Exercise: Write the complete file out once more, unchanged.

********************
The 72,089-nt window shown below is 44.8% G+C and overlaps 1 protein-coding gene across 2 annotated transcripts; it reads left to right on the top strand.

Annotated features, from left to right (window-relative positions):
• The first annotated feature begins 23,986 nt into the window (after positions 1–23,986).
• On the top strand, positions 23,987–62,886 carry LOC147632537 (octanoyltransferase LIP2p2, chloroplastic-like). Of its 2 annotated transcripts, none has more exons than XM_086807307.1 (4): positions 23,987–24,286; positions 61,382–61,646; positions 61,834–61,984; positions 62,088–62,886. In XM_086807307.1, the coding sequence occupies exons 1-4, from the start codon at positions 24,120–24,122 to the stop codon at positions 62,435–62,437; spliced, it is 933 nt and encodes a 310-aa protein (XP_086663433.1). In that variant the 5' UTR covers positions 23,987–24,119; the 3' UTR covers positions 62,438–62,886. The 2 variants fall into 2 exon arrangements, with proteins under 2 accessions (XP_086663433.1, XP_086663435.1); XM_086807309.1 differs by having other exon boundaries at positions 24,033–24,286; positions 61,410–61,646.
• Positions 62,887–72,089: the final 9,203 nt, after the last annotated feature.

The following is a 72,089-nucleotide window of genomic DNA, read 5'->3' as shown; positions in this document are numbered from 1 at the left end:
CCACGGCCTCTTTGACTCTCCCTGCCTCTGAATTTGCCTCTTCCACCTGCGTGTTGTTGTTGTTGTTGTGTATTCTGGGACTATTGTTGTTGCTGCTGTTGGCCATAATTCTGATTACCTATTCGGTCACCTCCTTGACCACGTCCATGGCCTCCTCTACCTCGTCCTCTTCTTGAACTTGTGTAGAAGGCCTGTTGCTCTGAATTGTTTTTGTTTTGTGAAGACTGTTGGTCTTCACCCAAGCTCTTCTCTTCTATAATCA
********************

The 72,089-nt window shown below is 44.8% G+C and overlaps 1 protein-coding gene across 2 annotated transcripts; it reads left to right on the top strand.

Annotated features, from left to right (window-relative positions):
• The first annotated feature begins 23,986 nt into the window (after positions 1–23,986).
• On the top strand, positions 23,987–62,886 carry LOC147632537 (octanoyltransferase LIP2p2, chloroplastic-like). Of its 2 annotated transcripts, none has more exons than XM_086807307.1 (4): positions 23,987–24,286; positions 61,382–61,646; positions 61,834–61,984; positions 62,088–62,886. In XM_086807307.1, the coding sequence occupies exons 1-4, from the start codon at positions 24,120–24,122 to the stop codon at positions 62,435–62,437; spliced, it is 933 nt and encodes a 310-aa protein (XP_086663433.1). In that variant the 5' UTR covers positions 23,987–24,119; the 3' UTR covers positions 62,438–62,886. The 2 variants fall into 2 exon arrangements, with proteins under 2 accessions (XP_086663433.1, XP_086663435.1); XM_086807309.1 differs by having other exon boundaries at positions 24,033–24,286; positions 61,410–61,646.
• Positions 62,887–72,089: the final 9,203 nt, after the last annotated feature.

The following is a 72,089-nucleotide window of genomic DNA, read 5'->3' as shown; positions in this document are numbered from 1 at the left end:
CCACGGCCTCTTTGACTCTCCCTGCCTCTGAATTTGCCTCTTCCACCTGCGTGTTGTTGTTGTTGTTGTGTATTCTGGGACTATTGTTGTTGCTGCTGTTGGCCATAATTCTGATTACCTATTCGGTCACCTCCTTGACCACGTCCATGGCCTCCTCTACCTCGTCCTCTTCTTGAACTTGTGTAGAAGGCCTGTTGCTCTGAATTGTTTTTGTTTTGTGAAGACTGTTGGTCTTCACCCAAGCTCTTCTCTTCTATAATCA